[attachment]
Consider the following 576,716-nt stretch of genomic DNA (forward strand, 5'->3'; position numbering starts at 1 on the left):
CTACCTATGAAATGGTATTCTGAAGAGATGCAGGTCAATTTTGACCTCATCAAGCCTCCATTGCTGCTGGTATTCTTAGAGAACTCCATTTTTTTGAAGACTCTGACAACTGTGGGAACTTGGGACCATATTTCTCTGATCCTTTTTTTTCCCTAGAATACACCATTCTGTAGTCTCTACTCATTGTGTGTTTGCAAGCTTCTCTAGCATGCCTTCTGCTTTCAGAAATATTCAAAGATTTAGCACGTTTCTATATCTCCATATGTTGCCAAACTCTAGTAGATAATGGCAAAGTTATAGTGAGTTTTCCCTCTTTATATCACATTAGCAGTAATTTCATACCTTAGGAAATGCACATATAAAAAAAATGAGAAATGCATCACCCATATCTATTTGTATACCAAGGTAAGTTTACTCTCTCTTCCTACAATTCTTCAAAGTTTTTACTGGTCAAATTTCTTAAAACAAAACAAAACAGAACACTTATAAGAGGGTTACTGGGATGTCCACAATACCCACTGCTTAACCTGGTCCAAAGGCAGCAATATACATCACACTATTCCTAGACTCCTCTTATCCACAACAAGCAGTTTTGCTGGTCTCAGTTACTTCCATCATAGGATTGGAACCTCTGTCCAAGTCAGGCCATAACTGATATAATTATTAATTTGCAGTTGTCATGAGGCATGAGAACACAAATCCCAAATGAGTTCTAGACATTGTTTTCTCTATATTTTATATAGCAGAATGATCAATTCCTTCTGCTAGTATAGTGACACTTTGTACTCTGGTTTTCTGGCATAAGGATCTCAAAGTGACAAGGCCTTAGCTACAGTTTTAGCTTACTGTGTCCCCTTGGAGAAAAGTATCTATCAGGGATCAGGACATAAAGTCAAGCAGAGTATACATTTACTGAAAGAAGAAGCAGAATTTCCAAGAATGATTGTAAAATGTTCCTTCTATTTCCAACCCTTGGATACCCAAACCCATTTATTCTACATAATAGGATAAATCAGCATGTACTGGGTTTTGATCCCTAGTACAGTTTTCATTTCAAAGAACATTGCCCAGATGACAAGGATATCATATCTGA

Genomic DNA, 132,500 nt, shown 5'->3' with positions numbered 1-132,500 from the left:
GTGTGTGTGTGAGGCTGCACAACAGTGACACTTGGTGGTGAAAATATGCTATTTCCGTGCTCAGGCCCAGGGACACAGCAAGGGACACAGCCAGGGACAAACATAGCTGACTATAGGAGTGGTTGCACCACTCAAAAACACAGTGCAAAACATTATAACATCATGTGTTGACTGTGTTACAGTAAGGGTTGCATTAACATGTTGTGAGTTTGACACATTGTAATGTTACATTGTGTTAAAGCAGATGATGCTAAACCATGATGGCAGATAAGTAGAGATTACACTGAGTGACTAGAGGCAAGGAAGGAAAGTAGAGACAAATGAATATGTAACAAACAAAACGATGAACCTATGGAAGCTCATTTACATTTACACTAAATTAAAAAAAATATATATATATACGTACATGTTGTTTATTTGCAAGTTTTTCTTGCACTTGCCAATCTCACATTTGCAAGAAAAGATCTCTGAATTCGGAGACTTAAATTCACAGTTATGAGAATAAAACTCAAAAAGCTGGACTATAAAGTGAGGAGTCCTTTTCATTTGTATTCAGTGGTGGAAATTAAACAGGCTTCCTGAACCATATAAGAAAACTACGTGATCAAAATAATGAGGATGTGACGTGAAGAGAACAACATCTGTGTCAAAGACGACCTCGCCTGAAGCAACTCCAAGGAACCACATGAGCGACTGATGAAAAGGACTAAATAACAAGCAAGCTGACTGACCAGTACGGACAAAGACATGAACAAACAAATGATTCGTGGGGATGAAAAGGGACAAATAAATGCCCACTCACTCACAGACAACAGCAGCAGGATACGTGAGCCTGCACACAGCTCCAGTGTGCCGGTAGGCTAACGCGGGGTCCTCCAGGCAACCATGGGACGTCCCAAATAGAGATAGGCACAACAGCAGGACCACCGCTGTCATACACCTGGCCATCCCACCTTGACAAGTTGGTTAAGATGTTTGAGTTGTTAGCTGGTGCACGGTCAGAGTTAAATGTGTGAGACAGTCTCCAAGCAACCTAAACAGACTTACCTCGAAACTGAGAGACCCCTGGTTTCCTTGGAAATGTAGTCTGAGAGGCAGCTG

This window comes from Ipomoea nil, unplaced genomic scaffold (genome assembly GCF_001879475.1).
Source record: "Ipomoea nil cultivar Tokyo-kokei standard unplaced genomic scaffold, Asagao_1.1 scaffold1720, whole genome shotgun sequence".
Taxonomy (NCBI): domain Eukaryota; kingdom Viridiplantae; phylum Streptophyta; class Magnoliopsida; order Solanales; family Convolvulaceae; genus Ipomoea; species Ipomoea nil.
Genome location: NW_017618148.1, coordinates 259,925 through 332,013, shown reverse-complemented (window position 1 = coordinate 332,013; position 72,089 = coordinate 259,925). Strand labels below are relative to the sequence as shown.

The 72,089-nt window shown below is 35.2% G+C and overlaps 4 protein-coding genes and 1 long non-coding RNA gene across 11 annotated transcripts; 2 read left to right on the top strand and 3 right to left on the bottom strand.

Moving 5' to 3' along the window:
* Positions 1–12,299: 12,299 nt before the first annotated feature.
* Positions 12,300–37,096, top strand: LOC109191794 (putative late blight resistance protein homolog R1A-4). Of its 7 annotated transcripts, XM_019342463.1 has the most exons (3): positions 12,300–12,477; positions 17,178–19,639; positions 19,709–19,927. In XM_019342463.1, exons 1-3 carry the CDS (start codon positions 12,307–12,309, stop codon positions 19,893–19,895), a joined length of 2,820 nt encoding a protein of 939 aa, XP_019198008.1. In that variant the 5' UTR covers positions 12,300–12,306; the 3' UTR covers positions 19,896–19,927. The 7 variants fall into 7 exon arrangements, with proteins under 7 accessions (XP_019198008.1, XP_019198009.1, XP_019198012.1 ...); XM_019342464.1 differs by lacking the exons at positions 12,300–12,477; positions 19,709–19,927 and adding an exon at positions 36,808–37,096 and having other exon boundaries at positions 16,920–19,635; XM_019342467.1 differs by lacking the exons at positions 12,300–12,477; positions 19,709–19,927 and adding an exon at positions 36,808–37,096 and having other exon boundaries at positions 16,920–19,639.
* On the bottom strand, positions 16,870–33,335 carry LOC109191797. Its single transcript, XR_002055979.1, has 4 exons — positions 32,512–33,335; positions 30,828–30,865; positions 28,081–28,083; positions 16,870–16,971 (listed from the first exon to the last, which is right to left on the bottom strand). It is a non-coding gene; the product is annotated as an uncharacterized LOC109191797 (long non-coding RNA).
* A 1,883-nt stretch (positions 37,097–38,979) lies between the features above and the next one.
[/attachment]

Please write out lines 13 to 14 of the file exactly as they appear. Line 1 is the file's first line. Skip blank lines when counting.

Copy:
* On the bottom strand, positions 16,870–33,335 carry LOC109191797. Its single transcript, XR_002055979.1, has 4 exons — positions 32,512–33,335; positions 30,828–30,865; positions 28,081–28,083; positions 16,870–16,971 (listed from the first exon to the last, which is right to left on the bottom strand). It is a non-coding gene; the product is annotated as an uncharacterized LOC109191797 (long non-coding RNA).
* A 1,883-nt stretch (positions 37,097–38,979) lies between the features above and the next one.